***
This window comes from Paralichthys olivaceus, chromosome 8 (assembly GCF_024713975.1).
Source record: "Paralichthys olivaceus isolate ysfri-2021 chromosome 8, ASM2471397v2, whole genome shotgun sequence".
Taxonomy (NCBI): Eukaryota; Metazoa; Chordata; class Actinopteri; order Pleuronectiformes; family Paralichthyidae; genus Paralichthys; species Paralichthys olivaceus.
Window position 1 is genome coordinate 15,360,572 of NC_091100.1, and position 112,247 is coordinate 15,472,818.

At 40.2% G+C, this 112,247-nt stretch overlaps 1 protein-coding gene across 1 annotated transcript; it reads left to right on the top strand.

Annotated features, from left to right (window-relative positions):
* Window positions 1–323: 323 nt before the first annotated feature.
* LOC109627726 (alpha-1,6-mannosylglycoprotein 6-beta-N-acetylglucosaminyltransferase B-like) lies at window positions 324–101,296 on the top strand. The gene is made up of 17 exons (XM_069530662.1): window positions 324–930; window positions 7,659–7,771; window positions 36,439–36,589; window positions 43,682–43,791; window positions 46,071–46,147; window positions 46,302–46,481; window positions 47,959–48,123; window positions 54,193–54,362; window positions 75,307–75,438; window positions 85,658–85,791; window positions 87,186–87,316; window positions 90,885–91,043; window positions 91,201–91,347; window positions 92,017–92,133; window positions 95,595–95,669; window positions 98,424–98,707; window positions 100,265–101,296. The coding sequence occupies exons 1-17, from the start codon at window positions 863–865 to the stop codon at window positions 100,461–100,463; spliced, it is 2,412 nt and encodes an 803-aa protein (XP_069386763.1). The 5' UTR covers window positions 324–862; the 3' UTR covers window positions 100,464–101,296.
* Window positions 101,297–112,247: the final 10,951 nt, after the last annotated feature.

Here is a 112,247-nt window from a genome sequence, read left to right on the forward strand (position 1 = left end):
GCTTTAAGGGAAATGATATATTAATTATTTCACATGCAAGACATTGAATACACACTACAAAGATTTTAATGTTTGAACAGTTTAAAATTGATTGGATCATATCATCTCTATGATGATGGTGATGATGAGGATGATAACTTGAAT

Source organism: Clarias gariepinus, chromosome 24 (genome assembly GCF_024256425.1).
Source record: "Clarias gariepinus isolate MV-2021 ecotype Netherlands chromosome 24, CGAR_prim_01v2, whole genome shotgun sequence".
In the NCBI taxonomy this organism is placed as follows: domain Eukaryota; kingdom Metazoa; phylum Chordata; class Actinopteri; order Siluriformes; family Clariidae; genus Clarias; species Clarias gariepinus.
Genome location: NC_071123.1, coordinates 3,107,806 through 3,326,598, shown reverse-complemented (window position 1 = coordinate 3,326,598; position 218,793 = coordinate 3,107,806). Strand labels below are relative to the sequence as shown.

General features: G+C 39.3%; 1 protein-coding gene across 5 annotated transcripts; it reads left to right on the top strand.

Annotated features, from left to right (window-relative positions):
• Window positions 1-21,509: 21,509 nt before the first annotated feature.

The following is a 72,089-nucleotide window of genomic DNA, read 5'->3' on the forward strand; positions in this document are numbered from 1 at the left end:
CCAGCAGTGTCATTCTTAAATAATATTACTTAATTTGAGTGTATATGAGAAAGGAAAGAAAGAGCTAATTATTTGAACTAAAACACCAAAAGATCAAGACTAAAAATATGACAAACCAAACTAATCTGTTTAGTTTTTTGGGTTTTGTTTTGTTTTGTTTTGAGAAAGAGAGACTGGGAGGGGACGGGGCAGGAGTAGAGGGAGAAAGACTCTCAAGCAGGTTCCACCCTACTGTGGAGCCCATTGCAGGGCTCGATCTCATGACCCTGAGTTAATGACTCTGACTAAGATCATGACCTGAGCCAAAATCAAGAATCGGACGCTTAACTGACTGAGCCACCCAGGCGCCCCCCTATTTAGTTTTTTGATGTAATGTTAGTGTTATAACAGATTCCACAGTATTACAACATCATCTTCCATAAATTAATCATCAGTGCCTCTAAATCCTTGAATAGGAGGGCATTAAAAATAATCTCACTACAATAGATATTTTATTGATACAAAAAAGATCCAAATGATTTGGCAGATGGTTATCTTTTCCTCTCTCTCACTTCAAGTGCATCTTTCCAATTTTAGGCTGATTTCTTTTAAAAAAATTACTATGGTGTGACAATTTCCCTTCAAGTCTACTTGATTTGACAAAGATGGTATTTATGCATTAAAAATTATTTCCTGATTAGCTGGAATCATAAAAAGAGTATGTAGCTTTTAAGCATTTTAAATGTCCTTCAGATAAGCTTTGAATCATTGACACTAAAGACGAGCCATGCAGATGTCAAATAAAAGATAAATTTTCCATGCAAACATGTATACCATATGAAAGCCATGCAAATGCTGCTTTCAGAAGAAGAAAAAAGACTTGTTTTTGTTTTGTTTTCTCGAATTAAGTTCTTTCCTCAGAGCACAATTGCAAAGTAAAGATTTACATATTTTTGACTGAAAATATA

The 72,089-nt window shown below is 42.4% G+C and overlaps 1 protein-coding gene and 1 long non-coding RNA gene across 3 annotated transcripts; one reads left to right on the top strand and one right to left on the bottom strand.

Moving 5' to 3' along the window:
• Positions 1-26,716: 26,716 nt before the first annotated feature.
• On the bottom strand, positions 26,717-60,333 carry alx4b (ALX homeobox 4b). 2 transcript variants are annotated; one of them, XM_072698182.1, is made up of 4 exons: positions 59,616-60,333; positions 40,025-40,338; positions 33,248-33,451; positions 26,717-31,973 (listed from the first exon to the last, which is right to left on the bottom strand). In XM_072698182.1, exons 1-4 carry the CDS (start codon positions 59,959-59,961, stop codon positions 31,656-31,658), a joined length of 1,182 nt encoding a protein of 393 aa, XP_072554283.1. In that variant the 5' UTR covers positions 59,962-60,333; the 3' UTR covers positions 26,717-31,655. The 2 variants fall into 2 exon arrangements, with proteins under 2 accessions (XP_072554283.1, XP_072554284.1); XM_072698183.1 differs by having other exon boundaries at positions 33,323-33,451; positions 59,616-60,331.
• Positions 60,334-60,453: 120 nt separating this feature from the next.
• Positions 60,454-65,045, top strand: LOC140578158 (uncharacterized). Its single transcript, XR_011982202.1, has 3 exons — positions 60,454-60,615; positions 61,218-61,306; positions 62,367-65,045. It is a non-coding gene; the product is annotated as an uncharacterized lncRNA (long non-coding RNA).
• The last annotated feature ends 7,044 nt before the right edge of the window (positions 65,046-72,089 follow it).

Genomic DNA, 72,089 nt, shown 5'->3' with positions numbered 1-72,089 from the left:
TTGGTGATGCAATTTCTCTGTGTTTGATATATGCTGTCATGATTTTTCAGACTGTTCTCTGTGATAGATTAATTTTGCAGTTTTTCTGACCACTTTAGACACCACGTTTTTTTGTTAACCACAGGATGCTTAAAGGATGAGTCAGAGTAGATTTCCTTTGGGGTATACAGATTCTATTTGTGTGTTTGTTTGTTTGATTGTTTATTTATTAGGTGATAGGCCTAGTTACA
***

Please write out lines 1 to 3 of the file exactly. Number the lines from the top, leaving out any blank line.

This window comes from Paralichthys olivaceus, chromosome 8 (assembly GCF_024713975.1).
Source record: "Paralichthys olivaceus isolate ysfri-2021 chromosome 8, ASM2471397v2, whole genome shotgun sequence".
Taxonomy (NCBI): Eukaryota; Metazoa; Chordata; class Actinopteri; order Pleuronectiformes; family Paralichthyidae; genus Paralichthys; species Paralichthys olivaceus.